Based on true events
Finding food is a monotonous business. Yet it is pleasant, and in the end, wonderfully satisfying, but we must spend most of our short lives in this almost never-ending search. I, being a House Wren, have not a large body to sustain, yet the other day, in the bright, cheerful summer sun, I was toiling greatly for that very reason. Having a taste for insects might not sound too appetizing to you yet it is something which causes my bill to water whenever I see an invertebrate. It was a perfect day for a hunting such beings, a day of glowing grasses, smiling sunflowers, warmth all about, and insects a-plenty. I was doing my scouting in a lush garden, beneath wide lettuce leaves, and experiencing one of the most pleasant moments of my life. There were crawlers and creepers everywhere! I picked at beetles, their young, and worms, caterpillars and lacewings. There was no need to search far for I was surrounded wholly by a most appetizing meal. Yet I sensed that it was not the safest area for partaking of my feast, not at all! Why, only the day before had I spotted a orange puss venture through the rows of plants, and I did not wish to be caught if it so passed once more. Therefore, I exercised my wings after each catch, launching myself from the soily debris and onto the fence with my catch in my beak. Then, restricting my stay upon such a revealing perch, I dropped to the opposite side where, in the protective shield of bush and bramble, I partook of my meal in peace. Perhaps it was slightly laborious to perform such a routine for every insect, but I am quite sure it was well rewarded, for the puff-tailed puss never did find, or even behold my comings and goings in the garden. If he had, would I be recounting this tale? Surely not!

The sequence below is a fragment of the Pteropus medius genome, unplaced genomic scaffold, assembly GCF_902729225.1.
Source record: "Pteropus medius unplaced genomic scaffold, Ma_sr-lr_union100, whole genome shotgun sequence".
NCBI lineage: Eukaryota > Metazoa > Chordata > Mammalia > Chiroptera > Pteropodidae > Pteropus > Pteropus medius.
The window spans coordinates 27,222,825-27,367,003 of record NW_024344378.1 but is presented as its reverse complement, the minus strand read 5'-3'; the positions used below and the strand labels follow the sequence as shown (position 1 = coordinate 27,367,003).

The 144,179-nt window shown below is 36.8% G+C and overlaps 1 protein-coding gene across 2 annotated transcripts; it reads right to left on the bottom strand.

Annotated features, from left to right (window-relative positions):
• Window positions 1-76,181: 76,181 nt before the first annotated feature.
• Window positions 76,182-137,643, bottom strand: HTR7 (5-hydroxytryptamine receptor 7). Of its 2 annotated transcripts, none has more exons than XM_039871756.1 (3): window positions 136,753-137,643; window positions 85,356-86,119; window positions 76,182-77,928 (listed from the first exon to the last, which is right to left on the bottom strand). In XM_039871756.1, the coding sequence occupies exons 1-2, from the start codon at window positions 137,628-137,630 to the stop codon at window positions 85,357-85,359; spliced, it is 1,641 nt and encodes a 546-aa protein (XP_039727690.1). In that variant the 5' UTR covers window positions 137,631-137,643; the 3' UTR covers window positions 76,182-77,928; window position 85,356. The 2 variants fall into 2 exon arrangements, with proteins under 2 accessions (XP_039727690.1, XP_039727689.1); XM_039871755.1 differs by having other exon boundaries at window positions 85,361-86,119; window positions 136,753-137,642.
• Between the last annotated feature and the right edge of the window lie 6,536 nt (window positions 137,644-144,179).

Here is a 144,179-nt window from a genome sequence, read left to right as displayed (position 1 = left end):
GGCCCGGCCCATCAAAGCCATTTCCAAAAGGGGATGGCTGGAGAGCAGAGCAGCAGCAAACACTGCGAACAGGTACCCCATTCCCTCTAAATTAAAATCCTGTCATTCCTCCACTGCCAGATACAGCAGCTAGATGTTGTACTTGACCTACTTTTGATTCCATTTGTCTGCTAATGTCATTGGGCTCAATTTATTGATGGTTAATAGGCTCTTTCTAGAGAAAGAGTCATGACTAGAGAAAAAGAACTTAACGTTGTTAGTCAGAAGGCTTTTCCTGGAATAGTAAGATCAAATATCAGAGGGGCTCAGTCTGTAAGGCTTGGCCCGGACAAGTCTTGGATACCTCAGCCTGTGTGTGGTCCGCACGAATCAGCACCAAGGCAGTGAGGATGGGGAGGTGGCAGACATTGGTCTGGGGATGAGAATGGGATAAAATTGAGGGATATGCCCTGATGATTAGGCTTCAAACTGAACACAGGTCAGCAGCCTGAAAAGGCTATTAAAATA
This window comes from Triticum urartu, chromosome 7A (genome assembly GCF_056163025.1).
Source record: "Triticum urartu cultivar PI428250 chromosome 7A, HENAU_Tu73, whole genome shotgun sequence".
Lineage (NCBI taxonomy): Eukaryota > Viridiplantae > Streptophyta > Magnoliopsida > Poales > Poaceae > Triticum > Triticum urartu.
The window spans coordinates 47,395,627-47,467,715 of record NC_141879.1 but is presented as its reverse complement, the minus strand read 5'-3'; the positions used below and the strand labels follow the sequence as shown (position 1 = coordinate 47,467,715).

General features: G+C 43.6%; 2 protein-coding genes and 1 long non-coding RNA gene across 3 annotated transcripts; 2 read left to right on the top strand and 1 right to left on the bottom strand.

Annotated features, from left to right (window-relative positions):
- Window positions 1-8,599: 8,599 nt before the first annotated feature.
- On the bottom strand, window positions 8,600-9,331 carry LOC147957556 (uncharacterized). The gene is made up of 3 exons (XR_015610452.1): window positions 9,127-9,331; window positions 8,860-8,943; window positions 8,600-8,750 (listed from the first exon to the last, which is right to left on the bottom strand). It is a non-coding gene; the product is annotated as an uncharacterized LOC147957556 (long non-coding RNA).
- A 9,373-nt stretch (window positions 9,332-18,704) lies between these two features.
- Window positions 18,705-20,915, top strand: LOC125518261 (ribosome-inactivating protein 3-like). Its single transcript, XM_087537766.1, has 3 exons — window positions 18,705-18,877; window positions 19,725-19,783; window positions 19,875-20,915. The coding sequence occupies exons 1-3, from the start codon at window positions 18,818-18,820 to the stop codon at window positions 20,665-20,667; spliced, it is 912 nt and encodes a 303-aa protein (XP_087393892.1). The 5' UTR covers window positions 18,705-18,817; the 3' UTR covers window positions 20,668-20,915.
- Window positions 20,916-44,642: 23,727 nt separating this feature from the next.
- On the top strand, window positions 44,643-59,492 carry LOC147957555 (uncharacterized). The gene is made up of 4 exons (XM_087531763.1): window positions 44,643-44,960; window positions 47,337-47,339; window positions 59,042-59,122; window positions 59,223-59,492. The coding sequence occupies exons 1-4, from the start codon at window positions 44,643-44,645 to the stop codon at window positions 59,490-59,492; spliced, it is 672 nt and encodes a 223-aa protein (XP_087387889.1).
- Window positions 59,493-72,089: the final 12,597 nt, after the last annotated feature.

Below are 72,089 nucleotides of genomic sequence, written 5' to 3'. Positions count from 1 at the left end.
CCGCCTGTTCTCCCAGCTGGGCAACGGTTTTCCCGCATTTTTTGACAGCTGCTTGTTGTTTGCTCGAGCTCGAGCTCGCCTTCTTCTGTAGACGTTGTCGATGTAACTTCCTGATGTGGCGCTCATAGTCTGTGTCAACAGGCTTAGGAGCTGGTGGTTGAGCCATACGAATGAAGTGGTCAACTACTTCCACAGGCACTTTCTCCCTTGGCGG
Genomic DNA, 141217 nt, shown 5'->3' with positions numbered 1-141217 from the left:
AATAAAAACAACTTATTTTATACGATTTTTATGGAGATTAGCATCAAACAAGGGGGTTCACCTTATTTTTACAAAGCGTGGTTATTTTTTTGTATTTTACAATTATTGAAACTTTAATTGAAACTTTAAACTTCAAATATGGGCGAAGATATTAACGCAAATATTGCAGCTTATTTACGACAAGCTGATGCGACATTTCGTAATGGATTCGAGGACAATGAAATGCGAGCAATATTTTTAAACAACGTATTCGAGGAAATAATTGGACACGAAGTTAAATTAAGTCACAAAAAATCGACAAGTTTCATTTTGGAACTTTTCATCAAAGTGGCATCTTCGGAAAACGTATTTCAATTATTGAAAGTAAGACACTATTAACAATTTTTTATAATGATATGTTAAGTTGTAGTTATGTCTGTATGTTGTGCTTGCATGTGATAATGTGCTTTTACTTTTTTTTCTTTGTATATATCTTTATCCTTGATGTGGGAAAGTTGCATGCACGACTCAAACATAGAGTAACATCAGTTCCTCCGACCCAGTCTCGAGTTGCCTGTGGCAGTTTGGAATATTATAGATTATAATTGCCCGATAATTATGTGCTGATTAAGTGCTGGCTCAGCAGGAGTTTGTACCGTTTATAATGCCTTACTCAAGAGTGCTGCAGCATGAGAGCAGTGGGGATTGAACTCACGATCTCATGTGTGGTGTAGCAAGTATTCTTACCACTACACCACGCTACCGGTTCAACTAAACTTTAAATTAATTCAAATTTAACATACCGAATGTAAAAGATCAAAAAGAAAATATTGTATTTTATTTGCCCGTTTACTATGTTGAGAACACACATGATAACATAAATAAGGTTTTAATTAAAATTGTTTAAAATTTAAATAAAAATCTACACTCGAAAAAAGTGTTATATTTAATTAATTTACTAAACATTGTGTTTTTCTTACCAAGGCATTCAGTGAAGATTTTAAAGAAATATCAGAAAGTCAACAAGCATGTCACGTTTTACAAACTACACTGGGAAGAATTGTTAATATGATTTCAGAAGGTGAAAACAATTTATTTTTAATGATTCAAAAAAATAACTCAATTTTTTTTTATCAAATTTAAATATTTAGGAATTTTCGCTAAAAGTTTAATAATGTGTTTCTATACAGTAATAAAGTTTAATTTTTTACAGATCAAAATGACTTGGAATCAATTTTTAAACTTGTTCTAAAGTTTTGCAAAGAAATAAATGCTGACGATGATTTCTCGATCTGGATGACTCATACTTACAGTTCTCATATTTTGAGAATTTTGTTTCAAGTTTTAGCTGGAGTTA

A smartly, slightly striped, little songbird, the House Wren can be distinguished from other wrens by it's absence of obvious markings. It is a dull grey-brown with pale bars upon its wings and breast, and an indistinct white eyebrow. It likes foraging in tangled briars and bush near the ground, and is quite noiseless when feeding. But when the fit comes upon it, this feathered fellow sings its heart to the skies, or chatters angrily at an intruder. It is the essence of a true and simple joy to hear this small bird laughing the time away with its cheerful song.